It was so hot today, even in the normally temperate GHQ, that I thought the dice would melt! We used Neil Thomas's Ancient & Medieval rules, the Dark Ages stats rather than the Classical this time. The battle was decided on Pompus Maximus's right flank, where the mostly cavalry force overwhelmed Baldinus's mixture of Hun Light Cavalry, Saxon Warband and Roman Heavy cavalry ~ see pictures 4 & 5 for the sense of the developing action. On Pompus's left the infantry took a seeming age to close but soon got the better of the usurper's infantry, aided by some deadly fire from the balistas! Star performers for the victors were a unit of Light Cavalry who repeatedly threw 6 to save, suffering only 2 casualties in the entire game! Good to give the armies a run out today but I venture that we both enjoyed the cold beer after more than the game...

Friday, 16 June 2017

All Quiet(ish) On The GHQ Front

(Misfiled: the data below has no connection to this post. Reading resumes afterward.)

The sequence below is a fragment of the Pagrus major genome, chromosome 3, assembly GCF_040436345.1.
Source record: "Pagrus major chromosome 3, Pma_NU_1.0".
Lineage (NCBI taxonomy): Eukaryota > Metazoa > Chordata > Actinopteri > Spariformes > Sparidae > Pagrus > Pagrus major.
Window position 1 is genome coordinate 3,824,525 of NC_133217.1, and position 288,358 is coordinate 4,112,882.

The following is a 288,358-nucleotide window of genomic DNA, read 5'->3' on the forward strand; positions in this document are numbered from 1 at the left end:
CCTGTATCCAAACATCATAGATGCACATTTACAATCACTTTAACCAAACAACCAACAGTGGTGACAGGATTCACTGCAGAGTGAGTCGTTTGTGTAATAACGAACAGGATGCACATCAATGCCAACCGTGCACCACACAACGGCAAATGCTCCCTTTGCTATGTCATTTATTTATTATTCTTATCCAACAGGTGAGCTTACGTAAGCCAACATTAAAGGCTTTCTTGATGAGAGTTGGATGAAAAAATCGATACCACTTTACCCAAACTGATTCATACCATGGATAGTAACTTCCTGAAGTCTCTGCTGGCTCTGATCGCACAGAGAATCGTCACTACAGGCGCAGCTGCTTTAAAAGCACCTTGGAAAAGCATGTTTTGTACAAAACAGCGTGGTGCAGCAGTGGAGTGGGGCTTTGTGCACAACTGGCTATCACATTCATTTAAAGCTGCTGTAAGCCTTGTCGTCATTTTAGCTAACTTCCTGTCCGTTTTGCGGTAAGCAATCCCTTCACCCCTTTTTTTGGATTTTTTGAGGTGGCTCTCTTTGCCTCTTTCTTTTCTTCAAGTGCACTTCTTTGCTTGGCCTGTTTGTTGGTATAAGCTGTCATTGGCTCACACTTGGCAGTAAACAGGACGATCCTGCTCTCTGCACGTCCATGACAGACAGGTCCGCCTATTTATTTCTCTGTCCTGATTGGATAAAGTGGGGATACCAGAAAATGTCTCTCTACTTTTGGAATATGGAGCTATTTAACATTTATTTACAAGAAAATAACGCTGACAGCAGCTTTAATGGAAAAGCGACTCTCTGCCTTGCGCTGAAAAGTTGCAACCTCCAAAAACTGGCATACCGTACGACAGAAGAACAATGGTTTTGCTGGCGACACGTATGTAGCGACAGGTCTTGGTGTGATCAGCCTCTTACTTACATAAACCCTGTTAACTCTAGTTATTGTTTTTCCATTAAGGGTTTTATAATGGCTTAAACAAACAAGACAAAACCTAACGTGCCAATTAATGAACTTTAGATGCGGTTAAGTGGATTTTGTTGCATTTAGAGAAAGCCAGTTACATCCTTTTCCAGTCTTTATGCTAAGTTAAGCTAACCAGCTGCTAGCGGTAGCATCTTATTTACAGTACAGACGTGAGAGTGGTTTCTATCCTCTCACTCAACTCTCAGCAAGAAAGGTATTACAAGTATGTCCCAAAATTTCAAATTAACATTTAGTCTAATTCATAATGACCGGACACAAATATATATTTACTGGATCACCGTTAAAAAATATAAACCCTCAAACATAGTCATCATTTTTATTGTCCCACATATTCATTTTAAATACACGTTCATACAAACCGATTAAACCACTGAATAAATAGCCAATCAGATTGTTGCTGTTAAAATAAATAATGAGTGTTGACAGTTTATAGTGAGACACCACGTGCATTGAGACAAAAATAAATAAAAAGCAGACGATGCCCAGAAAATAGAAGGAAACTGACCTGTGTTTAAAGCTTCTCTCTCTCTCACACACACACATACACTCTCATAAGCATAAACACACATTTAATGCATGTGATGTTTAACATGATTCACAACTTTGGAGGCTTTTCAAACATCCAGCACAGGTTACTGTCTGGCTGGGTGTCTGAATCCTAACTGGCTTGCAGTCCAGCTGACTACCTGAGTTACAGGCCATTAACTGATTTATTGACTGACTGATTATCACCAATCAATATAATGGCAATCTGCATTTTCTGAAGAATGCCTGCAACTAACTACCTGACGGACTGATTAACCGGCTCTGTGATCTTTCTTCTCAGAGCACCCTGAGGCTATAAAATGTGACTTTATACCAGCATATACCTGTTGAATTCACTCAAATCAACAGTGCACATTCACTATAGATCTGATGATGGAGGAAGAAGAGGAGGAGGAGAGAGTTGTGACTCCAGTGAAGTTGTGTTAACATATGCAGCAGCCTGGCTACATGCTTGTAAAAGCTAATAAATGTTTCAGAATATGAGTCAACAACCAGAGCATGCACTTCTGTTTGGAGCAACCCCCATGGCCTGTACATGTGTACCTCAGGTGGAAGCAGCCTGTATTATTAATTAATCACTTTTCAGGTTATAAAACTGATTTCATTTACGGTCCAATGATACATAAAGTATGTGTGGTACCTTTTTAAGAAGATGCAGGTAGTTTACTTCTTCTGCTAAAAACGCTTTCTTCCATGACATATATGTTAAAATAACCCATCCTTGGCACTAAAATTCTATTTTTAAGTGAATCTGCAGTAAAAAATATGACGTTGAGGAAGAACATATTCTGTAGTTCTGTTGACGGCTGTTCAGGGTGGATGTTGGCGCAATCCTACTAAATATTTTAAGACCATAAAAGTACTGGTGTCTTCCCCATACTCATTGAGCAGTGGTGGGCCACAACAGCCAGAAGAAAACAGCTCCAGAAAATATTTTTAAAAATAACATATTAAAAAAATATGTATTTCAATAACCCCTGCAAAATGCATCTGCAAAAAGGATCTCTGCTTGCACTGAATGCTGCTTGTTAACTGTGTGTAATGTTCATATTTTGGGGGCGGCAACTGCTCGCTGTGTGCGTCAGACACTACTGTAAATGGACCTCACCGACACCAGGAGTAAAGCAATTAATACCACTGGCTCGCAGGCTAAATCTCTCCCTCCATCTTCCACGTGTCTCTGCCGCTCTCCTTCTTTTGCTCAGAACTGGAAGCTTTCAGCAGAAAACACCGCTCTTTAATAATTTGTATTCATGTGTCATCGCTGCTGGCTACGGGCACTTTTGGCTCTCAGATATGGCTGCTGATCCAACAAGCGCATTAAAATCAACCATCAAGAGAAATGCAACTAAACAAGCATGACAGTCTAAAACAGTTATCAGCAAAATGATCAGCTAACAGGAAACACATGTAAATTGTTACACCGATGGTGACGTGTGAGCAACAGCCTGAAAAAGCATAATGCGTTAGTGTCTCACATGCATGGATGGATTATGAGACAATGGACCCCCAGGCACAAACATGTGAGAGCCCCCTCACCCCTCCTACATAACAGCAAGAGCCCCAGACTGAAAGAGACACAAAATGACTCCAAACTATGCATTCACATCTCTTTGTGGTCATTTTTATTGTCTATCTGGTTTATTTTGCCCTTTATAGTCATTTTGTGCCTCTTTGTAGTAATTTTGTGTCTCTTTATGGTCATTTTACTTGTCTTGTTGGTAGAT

Sue and I are back home and refreshed after our Croatian holiday, a cruise around the Dalmatian Coast and Islands betwixt Dubrovnik and Split. That alone should explain the lack of anything new in GHQ, but of course it is always more complicated than that. My decision to stick to what I have in project terms, while personally liberating, has somewhat reduced the muse for painting on a day to day basis. I've managed to finish 8 ACW Rebs for a third Georgian regiment, 6 Indians to bring my French Indians up to scratch for Sharp Practice 2 F&IW games, 6 Ghurkas for Burma 1943 and that's about it. I've got 6 French Canadian Militia on the go for the same game and I've started five more Ghurkhas, but they're all being put on hold as I've decided I need to advance some odd figures for a venture in Nottingham later this month, but more on that in due course...